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Toyo Ito Awarded Pritzker Prize 2013

March 28, 2013

The most prestigious recognition an architect can achieve this year has been awarded to Toyo Ito, the japanese master whose buildings are a reference for the global professional community since four decades.  His buildings are diverse, generous and naturally sensitive. They are also iconic, but always in a different and peculiar way. His approach to architecture may appear elitaire when looking at the flagship buildings, but his residential projects for several private clients witness great ability to set everyday life in original and comfortable scenarios. Furthermore most of Toyo Ito’s projects are public buildings providing extraordinary stimulating places for people to meet.

The Pritzker Prize was initiated in 1979 by Jay and Cindy Pritzker who “believed that a meaningful prize would encourage and stimulate not only a greater public awareness of buildings, but also would inspire greater creativity within the architectural profession”. It is sponsored by the Hyatt Foundation (yes, the luxury hotel chain) and this year the Jury was composed by Lord Palumbo (Chairman), Alejandro Aravena, Stephen Breyer, Yung Ho Chang, Glenn Murcutt, Juhani Pallasmaa and Martha Thorne (Executive Director).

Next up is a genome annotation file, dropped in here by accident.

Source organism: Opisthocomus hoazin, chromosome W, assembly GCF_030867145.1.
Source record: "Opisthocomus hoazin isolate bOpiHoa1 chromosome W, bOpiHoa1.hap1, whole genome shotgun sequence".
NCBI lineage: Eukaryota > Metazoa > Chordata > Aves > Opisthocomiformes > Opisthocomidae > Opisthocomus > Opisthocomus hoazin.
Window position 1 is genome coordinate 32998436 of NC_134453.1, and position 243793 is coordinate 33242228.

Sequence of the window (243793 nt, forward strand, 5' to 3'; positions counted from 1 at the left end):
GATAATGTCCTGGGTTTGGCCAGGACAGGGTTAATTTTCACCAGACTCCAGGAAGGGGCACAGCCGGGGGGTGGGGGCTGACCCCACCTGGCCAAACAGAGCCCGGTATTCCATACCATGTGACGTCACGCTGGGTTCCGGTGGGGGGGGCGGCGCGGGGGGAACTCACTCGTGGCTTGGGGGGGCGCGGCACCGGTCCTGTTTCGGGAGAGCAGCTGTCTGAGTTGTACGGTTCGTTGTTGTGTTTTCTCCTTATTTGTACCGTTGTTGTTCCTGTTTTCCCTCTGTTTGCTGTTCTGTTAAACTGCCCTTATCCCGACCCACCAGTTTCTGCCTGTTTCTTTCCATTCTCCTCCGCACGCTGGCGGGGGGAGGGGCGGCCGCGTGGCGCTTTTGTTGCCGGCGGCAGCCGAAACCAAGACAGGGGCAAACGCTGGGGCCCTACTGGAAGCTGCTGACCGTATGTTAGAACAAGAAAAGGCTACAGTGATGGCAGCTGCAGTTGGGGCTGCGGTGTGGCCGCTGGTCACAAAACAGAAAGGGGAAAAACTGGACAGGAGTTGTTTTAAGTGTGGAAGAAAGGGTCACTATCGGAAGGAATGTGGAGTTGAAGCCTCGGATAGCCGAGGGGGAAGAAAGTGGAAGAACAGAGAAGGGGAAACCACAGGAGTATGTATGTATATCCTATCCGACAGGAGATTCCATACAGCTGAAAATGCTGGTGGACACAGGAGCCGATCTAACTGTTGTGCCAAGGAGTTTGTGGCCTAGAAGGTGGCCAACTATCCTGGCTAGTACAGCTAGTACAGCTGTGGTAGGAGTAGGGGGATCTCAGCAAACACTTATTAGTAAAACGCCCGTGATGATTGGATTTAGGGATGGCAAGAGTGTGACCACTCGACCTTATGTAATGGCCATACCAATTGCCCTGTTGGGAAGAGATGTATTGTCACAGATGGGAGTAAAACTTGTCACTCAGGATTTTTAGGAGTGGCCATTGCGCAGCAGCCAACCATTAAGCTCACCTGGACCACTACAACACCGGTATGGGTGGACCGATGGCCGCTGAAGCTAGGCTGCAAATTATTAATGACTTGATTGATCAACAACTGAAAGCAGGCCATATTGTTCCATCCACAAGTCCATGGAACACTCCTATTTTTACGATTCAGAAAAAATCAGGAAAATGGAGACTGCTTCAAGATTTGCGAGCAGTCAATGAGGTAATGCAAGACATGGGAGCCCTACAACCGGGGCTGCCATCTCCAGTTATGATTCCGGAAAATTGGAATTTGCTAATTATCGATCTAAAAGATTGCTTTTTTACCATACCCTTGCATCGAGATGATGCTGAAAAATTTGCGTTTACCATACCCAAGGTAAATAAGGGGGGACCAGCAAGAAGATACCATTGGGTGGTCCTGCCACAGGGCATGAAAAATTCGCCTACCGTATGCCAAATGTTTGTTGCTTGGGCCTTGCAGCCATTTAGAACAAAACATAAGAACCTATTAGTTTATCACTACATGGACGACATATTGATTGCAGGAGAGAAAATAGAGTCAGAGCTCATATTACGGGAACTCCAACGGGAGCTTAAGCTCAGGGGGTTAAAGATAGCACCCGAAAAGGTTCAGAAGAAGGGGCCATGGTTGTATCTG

Below a quote from the Jury’s citation and pictures of  some significant works.

Toyo Ito is a creator of timeless buildings, who at the same time boldly charts new paths. His architecture projects an air of optimism, lightness and joy, and is infused with both a sense of uniqueness and universality. For these reasons and for his synthesis of structure, space and form that creates inviting places, for his sensitivity to landscape, for infusing his designs with a spiritual dimension and for the poetics that transcend all his works, Toyo Ito is awarded the 2013 Pritzker Architecture Prize.

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Dome in Odate 1997

A large geometrically defined volume in extremely fragmented environment can easily become a Ufo, but this is not the case, thanks to the careful relationship of the shell with the ground and its delicate folding.

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Dome in Odate

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Crematorium in Gifu 2006

Not an easy architecture for a dramatic task, but the result is a overwhelming peacefulness.

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Crematorium in Gifu

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Crematorium in Gifu

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Solar Powered Stadium in Taiwan 2009

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Solar Powered Stadium in Taiwan

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Matsumoto Arts Centre 2004

Striving for harmony and continuity in a fragmented and chaotic urban environment. The building is a composition of volumes kept together by the sinuous facade of the base. Inside the search for continuity goes on like in a Moebius strip.

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Matsumoto Arts Centre

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Matsumoto Arts Centre